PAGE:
ARTfarm Q&A Wednesday! 3-6pm

Today at ARTfarm down the south shore we’ll offer a fairly small selection of items: Pineapples, a few tomatoes, sweet salad mix, microgreens, basil, chives, and a few cucumbers.

The lignum vitae is an important food source for honey bees in drought times.

The lignum vitae is an important food source for honey bees in drought times.

Q: What do you farmers do when it is so dry? What can grow in this extreme drought condition?

A: Not too much! We do our best to conserve water when conditions are this severe.

One plant that remains green and healthy with no watering in this dry weather is the highly drought tolerant lignum vitae tree. Slow and steady is how lignum vitae grows, rain or no rain. This tree species will probably outlast all the other trees that we have planted over the years. Most of the 30+ lignum vitae trees established at ARTfarm came from Kai and Irene Lawaetz at Little Lagrange. Kai was always a champion of the lignum vitae for its beauty and ability to withstand drought times and there are many prime individuals of the species on the Lawaetz Museum grounds.

Even in drought times when most vegetation is brown, the lignum vitae tree's evergreen leaves remain deep green and provide dense shade.

Even in drought times when most vegetation is brown, the lignum vitae tree’s evergreen leaves remain deep green and provide dense shade.

While it does not produce any edible products, the lignum vitae is a beautiful dense shade and ornamental tree and a food source for honeybees, particularly when nothing else is flowering. The wood of lignum vitae trees is so dense that it has traditionally been used to make ship pulleys.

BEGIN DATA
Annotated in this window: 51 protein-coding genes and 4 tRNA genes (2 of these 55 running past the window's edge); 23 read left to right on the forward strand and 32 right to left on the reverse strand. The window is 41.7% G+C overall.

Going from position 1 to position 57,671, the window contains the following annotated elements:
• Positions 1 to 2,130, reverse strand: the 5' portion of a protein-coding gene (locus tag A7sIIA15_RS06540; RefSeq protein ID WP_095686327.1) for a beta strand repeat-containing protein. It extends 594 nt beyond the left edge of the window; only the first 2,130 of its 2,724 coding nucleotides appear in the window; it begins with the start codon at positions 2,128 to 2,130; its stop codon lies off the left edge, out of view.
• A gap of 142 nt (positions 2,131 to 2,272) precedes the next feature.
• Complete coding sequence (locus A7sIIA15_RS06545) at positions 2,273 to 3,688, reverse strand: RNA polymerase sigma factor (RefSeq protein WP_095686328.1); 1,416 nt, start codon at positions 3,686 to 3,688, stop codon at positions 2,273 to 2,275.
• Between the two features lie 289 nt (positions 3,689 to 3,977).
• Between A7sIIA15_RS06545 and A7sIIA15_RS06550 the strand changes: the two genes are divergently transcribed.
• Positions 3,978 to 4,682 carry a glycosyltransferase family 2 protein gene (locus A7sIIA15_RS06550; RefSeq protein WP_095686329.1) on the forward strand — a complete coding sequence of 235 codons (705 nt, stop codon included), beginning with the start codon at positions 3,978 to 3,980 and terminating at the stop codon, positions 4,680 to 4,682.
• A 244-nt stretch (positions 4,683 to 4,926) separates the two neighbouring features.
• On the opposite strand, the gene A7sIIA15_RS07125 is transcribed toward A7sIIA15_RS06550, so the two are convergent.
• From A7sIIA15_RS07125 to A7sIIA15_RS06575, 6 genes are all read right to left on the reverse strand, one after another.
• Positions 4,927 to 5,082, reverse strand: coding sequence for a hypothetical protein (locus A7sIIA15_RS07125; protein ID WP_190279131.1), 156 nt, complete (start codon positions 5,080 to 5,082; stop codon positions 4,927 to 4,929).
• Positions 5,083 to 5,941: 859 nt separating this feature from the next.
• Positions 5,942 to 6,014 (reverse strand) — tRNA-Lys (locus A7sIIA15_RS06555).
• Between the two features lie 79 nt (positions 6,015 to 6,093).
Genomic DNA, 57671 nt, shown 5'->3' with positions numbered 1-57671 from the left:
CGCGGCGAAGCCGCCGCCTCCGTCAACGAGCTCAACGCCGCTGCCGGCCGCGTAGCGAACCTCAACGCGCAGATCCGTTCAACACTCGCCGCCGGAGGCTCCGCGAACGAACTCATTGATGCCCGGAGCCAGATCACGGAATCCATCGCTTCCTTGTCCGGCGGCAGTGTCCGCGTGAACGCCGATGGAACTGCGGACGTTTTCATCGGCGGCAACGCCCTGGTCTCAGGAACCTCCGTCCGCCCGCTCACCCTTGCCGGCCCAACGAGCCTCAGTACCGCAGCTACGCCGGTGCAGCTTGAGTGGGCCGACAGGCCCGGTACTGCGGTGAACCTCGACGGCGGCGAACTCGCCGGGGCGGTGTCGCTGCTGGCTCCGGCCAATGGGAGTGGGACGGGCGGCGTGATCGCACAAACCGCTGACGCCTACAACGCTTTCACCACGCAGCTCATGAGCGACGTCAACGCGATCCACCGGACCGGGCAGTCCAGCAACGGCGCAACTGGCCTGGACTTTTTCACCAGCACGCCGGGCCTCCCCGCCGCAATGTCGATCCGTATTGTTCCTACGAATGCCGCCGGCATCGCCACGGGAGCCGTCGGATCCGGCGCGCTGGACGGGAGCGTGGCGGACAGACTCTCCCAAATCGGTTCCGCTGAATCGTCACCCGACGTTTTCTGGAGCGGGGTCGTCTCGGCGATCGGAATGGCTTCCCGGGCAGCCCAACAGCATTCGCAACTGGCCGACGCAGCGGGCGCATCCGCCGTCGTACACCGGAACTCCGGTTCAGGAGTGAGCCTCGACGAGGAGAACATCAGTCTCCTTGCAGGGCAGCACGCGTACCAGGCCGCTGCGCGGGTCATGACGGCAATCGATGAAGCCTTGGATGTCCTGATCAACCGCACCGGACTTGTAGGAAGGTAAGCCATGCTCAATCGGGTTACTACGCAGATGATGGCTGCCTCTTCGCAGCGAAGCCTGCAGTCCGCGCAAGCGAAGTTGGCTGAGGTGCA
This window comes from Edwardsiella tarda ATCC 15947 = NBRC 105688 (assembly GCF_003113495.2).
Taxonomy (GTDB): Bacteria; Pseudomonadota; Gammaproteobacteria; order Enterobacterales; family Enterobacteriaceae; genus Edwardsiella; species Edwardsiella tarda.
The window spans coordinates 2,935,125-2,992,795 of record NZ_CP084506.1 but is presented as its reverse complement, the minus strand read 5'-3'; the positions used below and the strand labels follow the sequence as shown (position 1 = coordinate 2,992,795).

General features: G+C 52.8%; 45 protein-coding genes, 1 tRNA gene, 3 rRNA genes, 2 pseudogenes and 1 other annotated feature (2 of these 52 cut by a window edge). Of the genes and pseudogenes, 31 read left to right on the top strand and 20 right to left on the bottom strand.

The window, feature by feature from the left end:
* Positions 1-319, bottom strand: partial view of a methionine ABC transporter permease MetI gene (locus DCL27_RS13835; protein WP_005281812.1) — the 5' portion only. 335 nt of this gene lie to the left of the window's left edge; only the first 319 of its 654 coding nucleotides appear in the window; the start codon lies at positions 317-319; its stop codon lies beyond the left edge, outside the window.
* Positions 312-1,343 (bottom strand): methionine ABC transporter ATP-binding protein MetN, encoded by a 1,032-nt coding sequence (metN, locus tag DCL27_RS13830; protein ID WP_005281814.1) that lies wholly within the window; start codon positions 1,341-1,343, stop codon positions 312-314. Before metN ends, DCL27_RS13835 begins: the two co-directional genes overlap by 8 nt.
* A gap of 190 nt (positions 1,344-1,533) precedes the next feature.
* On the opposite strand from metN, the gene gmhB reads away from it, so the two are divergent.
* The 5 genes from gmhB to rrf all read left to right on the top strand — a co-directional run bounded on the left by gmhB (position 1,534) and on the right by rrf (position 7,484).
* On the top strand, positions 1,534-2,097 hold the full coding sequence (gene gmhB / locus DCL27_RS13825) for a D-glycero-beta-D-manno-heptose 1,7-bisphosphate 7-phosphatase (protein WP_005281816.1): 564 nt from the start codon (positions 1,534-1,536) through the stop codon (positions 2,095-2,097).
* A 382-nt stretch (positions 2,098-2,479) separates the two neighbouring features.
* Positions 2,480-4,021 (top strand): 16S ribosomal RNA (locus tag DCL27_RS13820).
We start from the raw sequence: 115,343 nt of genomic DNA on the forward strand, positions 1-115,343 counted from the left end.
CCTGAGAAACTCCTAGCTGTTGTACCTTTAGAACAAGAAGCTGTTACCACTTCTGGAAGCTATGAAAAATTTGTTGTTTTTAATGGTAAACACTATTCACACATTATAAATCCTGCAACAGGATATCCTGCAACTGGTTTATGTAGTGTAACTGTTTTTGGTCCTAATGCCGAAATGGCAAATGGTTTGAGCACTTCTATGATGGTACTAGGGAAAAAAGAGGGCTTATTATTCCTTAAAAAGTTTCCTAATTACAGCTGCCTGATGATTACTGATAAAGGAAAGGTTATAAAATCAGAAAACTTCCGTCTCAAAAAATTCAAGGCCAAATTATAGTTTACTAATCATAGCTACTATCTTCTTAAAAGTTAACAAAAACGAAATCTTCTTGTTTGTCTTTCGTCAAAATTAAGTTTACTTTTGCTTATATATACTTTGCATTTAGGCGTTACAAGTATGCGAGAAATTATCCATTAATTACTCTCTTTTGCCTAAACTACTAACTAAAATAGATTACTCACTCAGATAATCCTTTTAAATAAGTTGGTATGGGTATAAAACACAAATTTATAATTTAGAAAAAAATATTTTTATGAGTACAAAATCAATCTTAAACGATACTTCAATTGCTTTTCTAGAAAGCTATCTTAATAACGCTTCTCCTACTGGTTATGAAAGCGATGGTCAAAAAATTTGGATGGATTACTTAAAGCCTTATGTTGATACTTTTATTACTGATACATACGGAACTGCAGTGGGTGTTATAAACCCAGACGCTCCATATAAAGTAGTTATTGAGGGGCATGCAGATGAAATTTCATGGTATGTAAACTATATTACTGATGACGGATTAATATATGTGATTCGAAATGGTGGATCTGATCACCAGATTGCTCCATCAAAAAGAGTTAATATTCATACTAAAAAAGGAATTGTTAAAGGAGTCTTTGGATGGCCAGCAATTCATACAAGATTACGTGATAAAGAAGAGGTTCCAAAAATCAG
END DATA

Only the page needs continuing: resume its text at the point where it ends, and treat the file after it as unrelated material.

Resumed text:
The light purplish blue blooms and showy red and orange fruit are unique mainly because of their color. There are not too many blue colored flowers in the tropics. The tree sheds very little leaf litter and its leathery paired leaves remain a beautiful deep green year round.

3 Responses

  1. Hello Luca and Christina, As we head back to the states for the summer tomorrow I’ll keep that lovely photo of the bee on the lignum vitae to remind me that even in this dry weather “Ay Ay” is busy providing beauty and nourishment for us all. We have many lignum Vitae trees here at East Hill. All planted by our father about 50 years ago with the knowledge that they would come into maturity only when his children and children’s children were here to enjoy them. And it is so. Thank you once again for all you do.

    Sincerely, Julie Frederiksen and family

    • Thank you Julie. It is truly an act of loving kindness, and optimism, to plant a slow-growing tree. Grateful that you can appreciate that!

  2. […] to plant trees. If you feel the same way, we have some wonderful drought tolerant young lignum vitae trees for sale. They are a relatively small, slow growing, long lived dense evergreen (not […]

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